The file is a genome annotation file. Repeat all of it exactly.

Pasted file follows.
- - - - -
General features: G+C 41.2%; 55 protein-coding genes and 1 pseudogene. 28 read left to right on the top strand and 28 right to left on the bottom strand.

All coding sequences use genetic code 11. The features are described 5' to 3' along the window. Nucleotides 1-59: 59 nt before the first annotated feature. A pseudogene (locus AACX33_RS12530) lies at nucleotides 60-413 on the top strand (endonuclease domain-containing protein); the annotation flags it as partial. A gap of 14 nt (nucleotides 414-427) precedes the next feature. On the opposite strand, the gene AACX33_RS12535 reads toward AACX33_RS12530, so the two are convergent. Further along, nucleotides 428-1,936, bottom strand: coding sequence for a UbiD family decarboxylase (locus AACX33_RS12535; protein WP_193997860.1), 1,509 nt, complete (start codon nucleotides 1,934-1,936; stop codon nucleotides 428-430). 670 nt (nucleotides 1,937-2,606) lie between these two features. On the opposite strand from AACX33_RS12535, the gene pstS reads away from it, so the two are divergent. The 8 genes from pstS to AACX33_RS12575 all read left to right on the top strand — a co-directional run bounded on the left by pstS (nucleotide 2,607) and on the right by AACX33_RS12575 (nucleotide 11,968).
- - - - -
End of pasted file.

General features: G+C 41.2%; 55 protein-coding genes and 1 pseudogene. 28 read left to right on the top strand and 28 right to left on the bottom strand.

All coding sequences use genetic code 11. The features are described 5' to 3' along the window. Nucleotides 1-59: 59 nt before the first annotated feature. A pseudogene (locus AACX33_RS12530) lies at nucleotides 60-413 on the top strand (endonuclease domain-containing protein); the annotation flags it as partial. A gap of 14 nt (nucleotides 414-427) precedes the next feature. On the opposite strand, the gene AACX33_RS12535 reads toward AACX33_RS12530, so the two are convergent. Further along, nucleotides 428-1,936, bottom strand: coding sequence for a UbiD family decarboxylase (locus AACX33_RS12535; protein WP_193997860.1), 1,509 nt, complete (start codon nucleotides 1,934-1,936; stop codon nucleotides 428-430). 670 nt (nucleotides 1,937-2,606) lie between these two features. On the opposite strand from AACX33_RS12535, the gene pstS reads away from it, so the two are divergent. The 8 genes from pstS to AACX33_RS12575 all read left to right on the top strand — a co-directional run bounded on the left by pstS (nucleotide 2,607) and on the right by AACX33_RS12575 (nucleotide 11,968).